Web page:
we went to UCF. Gregg had produced my first film,

“Vapor Man” and for some time, he lived a block away

from me in downtown Orlando. One night I was visiting

him and he told me about the whole Blair Witch

legend, ending it by telling me about three friends of

Ed’s who had disappeared while investigating it. Then

he told me the footage had turned up and he and Dan

and Ed were going to examine it and the blood

drained from my face. I said “You guys are gonna die!”

Then he told me it was all a hose. The Blair Witch was

fake, and it was all this idea that Ed and Dan had been

kicking around for a few years. He told me the

“method” they were going to use to film it, and it was

the coolest thing I had ever heard.

BF: What kind of stuff did you do for the film?

BR: The first thing Gregg had me do was research and

writing for the trailer we made to attract interest to the

project. A year later, Gregg and I went to Maryland to

shoot the film. It was the best and most fun experience

I have ever had doing anything, much less making a

film. My biggest contribution to the film is probably

those infernal little stick-men you see everywhere.

They were based on ancient runes. I also helped to

design and implement some of the scenarios in the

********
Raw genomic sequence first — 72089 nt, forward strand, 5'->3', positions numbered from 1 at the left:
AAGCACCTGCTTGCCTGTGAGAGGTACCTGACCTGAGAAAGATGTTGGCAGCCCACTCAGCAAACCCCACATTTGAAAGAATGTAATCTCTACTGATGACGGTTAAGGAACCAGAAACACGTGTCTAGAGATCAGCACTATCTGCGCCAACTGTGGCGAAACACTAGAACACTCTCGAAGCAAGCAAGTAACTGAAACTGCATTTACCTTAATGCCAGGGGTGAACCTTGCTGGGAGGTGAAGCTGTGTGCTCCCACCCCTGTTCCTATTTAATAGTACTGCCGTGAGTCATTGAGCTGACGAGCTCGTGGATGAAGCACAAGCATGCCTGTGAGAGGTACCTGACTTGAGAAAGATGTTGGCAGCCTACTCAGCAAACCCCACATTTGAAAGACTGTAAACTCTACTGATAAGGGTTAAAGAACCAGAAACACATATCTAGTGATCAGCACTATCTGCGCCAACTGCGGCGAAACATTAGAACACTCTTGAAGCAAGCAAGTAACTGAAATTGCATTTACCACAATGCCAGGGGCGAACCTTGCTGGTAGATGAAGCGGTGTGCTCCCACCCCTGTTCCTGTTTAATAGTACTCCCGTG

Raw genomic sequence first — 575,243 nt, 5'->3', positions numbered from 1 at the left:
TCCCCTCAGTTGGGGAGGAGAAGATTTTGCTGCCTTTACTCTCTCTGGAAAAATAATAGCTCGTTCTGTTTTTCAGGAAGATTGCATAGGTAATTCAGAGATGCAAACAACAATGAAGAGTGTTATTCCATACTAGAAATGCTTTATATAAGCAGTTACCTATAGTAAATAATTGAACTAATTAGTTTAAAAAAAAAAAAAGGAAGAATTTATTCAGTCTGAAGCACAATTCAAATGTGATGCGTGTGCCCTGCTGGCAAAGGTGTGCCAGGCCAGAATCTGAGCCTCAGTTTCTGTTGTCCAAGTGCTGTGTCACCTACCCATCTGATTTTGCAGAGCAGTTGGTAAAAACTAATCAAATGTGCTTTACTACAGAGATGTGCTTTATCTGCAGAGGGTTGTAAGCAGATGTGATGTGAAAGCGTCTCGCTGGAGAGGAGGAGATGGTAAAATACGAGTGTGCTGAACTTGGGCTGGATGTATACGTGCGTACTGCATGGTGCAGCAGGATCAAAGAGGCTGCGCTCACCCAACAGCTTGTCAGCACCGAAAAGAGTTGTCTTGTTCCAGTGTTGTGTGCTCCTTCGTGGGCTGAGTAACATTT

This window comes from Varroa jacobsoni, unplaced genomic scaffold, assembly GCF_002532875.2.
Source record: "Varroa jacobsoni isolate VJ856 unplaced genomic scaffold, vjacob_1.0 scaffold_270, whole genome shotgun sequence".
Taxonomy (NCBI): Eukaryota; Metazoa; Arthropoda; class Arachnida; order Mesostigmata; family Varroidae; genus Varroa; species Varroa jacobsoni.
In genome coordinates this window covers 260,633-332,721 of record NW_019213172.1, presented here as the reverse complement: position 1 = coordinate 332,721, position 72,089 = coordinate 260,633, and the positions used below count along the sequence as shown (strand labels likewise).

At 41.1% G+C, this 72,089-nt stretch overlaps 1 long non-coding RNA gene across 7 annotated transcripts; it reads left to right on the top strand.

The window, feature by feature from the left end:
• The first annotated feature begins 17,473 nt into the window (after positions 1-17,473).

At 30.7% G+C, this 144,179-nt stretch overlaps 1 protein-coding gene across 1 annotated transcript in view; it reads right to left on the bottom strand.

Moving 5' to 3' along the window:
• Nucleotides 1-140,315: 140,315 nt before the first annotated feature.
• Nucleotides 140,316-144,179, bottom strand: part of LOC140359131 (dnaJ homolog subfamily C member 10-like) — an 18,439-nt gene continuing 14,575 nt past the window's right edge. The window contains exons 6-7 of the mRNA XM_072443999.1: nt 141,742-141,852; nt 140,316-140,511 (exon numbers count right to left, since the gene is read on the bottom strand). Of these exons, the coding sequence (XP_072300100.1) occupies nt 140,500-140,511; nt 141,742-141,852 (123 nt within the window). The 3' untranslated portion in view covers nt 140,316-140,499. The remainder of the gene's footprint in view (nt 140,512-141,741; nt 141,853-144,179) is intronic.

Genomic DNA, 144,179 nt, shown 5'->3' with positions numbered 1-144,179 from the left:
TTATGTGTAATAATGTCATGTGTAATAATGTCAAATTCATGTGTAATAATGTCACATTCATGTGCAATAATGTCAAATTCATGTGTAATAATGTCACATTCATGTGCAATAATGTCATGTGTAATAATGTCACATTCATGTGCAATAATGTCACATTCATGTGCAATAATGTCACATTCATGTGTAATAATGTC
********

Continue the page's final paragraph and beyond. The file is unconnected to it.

film, though that was mostly Dan and Ed.

BF: What are you doing for sustenance and what are

your newest projects?

BR: I just finished working for Haxan again, co-writing

a special about the Blair Witch for the Sci-Fi channel

(it’s nice to know they stick with their friends).

Additionally, I am directing this play, “Golden Elliot,”

in Hollywood and Jonathan and I are working on a

script right now. When I first got out here I found temp

work that paid more than I ever made in Orlando

within a week. There’s a lot of schlepp work out here if

you need a job quickly.

BF: What’s your motivation for making films?

BR: I like the job of directing, the process of making a

film. When it works, it really works. I enjoy

collaborating with actors, writers, and editors (though I

edited this one). The process reveals quite a bit about

everyone you work with. This is especially the case in

theatre, where the final show is a pure collaboration

between the actors and the director. Even when it

doesn’t work, you learn a lot. You pull something from

the experience. It eats you alive while it is happening,

but you stay there anyway and plug away as best you

can because you know that directing is a privilege.

“eyn a iei pvee en ipenpp